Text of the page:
By Uche Mbah
There are palpable fears from economic intelligence quarters that the Federal Government may be forced to devalue the Naira once Again if the current global trends in global oil output persist. Those that this Magazine talked to last week are unanimous that if the current trend of oil boom continues, its sustainability is questionable unless there is a drastic act on the part of any of the world powers. American President Trump has been a bull in the China shop both locally and internationally, and may trigger global crisis situations that will increases global oil consumptions.
“Unless this unpredictable man, Trump, does something drastic-like throwing a bomb somewhere-the upward swing of oil prices cannot be sustained”, an internal auditor of a global oil concern told this Magazine last week. “And you cannot rule that out”.
Brent price has hit a four year high early October but is already exhibiting traits of the expressed fears. It has tumbled 25% since then, with analysts expressing heightened fear of a direct tumble. Some optimists had expected a rise to about $100 a barrel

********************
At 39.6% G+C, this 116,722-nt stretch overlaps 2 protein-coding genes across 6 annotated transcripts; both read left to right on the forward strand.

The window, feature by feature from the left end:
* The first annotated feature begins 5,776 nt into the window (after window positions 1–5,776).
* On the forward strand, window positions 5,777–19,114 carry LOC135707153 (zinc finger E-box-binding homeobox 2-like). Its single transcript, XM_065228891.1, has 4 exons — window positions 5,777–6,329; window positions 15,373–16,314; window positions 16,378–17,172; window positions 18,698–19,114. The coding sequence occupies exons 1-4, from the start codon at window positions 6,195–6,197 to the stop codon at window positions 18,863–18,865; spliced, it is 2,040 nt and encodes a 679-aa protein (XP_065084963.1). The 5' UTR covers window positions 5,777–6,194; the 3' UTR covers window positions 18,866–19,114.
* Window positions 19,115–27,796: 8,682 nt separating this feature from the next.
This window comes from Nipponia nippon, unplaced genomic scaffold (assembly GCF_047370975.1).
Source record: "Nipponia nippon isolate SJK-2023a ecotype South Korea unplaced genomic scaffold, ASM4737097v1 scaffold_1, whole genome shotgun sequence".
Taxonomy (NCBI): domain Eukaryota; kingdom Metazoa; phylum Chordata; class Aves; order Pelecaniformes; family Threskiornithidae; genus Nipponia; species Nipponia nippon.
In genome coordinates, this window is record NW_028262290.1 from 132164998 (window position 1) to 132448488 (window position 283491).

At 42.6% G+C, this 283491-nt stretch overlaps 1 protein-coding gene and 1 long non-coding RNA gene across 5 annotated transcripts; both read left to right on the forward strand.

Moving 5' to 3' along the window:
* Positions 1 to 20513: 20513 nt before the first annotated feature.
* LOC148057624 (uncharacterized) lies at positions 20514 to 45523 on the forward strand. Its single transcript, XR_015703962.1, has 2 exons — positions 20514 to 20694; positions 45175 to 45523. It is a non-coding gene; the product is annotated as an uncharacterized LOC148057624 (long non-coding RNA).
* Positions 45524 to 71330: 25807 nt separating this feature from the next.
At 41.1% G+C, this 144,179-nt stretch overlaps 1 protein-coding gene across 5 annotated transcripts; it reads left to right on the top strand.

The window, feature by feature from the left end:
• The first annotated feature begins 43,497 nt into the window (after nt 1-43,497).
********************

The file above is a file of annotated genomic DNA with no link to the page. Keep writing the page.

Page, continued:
The Nigerian economy is benchmarked with oil revenue, even though non-oil revenue account for a greater percentage of national earnings. With the level of financial profligacy associated with the All Progressives Congress central government, devaluation appears inevitable.
According to Debt Management Office, Nigeria’s external debt profile has risen to $11 billion as at last week as against the $ 9.4 billion recorded last March. Similarly, domestic debt profile was said to have risen to N11 trillion. So called recovered loots from corrupt officers have not been publicly accounted for. The borrowings were said to be to fund the budgets but these are usually less than 405 implementation.
“With the country’s books in the red, and the 2019 election in the offing, any fall in the oil price will result in devaluation of the Naira”, the expert said.